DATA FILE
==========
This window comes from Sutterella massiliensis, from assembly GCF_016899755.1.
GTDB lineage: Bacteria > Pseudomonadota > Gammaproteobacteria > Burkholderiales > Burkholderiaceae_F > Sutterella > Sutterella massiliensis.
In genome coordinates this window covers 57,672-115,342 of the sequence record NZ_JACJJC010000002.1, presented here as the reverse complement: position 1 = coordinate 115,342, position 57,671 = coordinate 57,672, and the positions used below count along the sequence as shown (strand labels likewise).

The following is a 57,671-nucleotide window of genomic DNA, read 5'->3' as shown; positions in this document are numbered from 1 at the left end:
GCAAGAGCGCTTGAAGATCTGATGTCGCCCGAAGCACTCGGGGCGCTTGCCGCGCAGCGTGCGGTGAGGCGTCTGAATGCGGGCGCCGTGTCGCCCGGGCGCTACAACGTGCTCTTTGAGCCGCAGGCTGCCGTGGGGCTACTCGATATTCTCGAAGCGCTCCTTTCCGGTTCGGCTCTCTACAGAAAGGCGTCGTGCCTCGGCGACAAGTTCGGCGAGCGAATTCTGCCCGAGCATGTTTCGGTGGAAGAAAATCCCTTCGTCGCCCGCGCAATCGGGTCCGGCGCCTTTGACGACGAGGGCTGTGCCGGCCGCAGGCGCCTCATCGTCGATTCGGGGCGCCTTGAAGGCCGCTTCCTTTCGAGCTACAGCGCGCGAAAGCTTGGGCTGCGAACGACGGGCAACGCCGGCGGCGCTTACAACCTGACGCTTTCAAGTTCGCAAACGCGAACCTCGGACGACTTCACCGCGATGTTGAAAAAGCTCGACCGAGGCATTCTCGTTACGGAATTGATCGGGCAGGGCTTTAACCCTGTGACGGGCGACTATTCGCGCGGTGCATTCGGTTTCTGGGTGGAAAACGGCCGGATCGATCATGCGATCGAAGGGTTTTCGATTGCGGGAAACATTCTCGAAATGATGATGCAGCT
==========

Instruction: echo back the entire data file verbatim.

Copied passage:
This window comes from Sutterella massiliensis, from assembly GCF_016899755.1.
GTDB lineage: Bacteria > Pseudomonadota > Gammaproteobacteria > Burkholderiales > Burkholderiaceae_F > Sutterella > Sutterella massiliensis.
In genome coordinates this window covers 57,672-115,342 of the sequence record NZ_JACJJC010000002.1, presented here as the reverse complement: position 1 = coordinate 115,342, position 57,671 = coordinate 57,672, and the positions used below count along the sequence as shown (strand labels likewise).

The following is a 57,671-nucleotide window of genomic DNA, read 5'->3' as shown; positions in this document are numbered from 1 at the left end:
GCAAGAGCGCTTGAAGATCTGATGTCGCCCGAAGCACTCGGGGCGCTTGCCGCGCAGCGTGCGGTGAGGCGTCTGAATGCGGGCGCCGTGTCGCCCGGGCGCTACAACGTGCTCTTTGAGCCGCAGGCTGCCGTGGGGCTACTCGATATTCTCGAAGCGCTCCTTTCCGGTTCGGCTCTCTACAGAAAGGCGTCGTGCCTCGGCGACAAGTTCGGCGAGCGAATTCTGCCCGAGCATGTTTCGGTGGAAGAAAATCCCTTCGTCGCCCGCGCAATCGGGTCCGGCGCCTTTGACGACGAGGGCTGTGCCGGCCGCAGGCGCCTCATCGTCGATTCGGGGCGCCTTGAAGGCCGCTTCCTTTCGAGCTACAGCGCGCGAAAGCTTGGGCTGCGAACGACGGGCAACGCCGGCGGCGCTTACAACCTGACGCTTTCAAGTTCGCAAACGCGAACCTCGGACGACTTCACCGCGATGTTGAAAAAGCTCGACCGAGGCATTCTCGTTACGGAATTGATCGGGCAGGGCTTTAACCCTGTGACGGGCGACTATTCGCGCGGTGCATTCGGTTTCTGGGTGGAAAACGGCCGGATCGATCATGCGATCGAAGGGTTTTCGATTGCGGGAAACATTCTCGAAATGATGATGCAGCT